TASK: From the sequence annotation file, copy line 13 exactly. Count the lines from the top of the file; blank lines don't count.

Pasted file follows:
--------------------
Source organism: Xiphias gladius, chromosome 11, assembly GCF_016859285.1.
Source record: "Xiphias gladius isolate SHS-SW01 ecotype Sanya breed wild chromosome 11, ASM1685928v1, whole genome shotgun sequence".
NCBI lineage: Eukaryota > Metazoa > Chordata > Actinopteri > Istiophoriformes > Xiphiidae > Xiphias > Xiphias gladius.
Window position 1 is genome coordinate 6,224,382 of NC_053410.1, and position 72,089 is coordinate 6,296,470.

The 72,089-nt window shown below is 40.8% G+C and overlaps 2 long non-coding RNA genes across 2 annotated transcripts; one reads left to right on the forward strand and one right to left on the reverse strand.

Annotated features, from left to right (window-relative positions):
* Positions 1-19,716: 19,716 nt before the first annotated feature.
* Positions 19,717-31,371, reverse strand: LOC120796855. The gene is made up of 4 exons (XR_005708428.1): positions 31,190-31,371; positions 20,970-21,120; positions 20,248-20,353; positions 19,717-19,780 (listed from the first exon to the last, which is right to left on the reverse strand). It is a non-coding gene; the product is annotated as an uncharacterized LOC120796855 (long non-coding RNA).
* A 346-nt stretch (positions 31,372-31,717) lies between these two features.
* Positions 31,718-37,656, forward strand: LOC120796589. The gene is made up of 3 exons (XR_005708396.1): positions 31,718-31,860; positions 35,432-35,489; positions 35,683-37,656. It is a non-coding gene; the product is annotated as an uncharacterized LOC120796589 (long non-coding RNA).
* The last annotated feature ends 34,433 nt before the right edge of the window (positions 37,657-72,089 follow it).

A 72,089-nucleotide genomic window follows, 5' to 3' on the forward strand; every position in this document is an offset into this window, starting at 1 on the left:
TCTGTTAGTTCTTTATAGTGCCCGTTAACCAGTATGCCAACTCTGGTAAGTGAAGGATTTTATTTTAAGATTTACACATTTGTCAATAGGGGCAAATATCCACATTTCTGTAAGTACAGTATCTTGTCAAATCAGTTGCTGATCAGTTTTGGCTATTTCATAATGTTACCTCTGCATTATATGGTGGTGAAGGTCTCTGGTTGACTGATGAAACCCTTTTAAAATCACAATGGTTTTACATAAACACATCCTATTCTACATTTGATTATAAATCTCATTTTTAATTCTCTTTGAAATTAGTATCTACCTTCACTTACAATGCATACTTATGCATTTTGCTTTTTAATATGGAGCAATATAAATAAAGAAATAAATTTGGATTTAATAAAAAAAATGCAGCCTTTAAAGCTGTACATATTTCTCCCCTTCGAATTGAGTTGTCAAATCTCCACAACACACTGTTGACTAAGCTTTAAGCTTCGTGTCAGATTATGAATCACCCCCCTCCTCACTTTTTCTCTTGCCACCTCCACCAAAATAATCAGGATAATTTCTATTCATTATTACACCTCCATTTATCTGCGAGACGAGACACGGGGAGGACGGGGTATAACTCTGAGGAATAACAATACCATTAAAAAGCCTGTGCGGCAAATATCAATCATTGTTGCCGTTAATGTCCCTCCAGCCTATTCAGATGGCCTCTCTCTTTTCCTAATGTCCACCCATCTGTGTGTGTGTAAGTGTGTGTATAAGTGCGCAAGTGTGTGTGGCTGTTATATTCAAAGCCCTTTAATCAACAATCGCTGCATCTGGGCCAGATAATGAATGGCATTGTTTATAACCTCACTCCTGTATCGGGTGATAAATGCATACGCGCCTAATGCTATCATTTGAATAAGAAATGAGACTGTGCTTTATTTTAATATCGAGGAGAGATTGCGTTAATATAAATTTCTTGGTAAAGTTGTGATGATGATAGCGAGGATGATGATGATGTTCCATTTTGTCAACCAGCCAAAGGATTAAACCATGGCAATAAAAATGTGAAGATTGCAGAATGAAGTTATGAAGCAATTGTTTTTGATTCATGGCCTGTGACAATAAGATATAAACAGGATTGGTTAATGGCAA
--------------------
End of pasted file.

TCTGTTAGTTCTTTATAGTGCCCGTTAACCAGTATGCCAACTCTGGTAAGTGAAGGATTTTATTTTAAGATTTACACATTTGTCAATAGGGGCAAATATCCACATTTCTGTAAGTACAGTATCTTGTCAAATCAGTTGCTGATCAGTTTTGGCTATTTCATAATGTTACCTCTGCATTATATGGTGGTGAAGGTCTCTGGTTGACTGATGAAACCCTTTTAAAATCACAATGGTTTTACATAAACACATCCTATTCTACATTTGATTATAAATCTCATTTTTAATTCTCTTTGAAATTAGTATCTACCTTCACTTACAATGCATACTTATGCATTTTGCTTTTTAATATGGAGCAATATAAATAAAGAAATAAATTTGGATTTAATAAAAAAAATGCAGCCTTTAAAGCTGTACATATTTCTCCCCTTCGAATTGAGTTGTCAAATCTCCACAACACACTGTTGACTAAGCTTTAAGCTTCGTGTCAGATTATGAATCACCCCCCTCCTCACTTTTTCTCTTGCCACCTCCACCAAAATAATCAGGATAATTTCTATTCATTATTACACCTCCATTTATCTGCGAGACGAGACACGGGGAGGACGGGGTATAACTCTGAGGAATAACAATACCATTAAAAAGCCTGTGCGGCAAATATCAATCATTGTTGCCGTTAATGTCCCTCCAGCCTATTCAGATGGCCTCTCTCTTTTCCTAATGTCCACCCATCTGTGTGTGTGTAAGTGTGTGTATAAGTGCGCAAGTGTGTGTGGCTGTTATATTCAAAGCCCTTTAATCAACAATCGCTGCATCTGGGCCAGATAATGAATGGCATTGTTTATAACCTCACTCCTGTATCGGGTGATAAATGCATACGCGCCTAATGCTATCATTTGAATAAGAAATGAGACTGTGCTTTATTTTAATATCGAGGAGAGATTGCGTTAATATAAATTTCTTGGTAAAGTTGTGATGATGATAGCGAGGATGATGATGATGTTCCATTTTGTCAACCAGCCAAAGGATTAAACCATGGCAATAAAAATGTGAAGATTGCAGAATGAAGTTATGAAGCAATTGTTTTTGATTCATGGCCTGTGACAATAAGATATAAACAGGATTGGTTAATGGCAA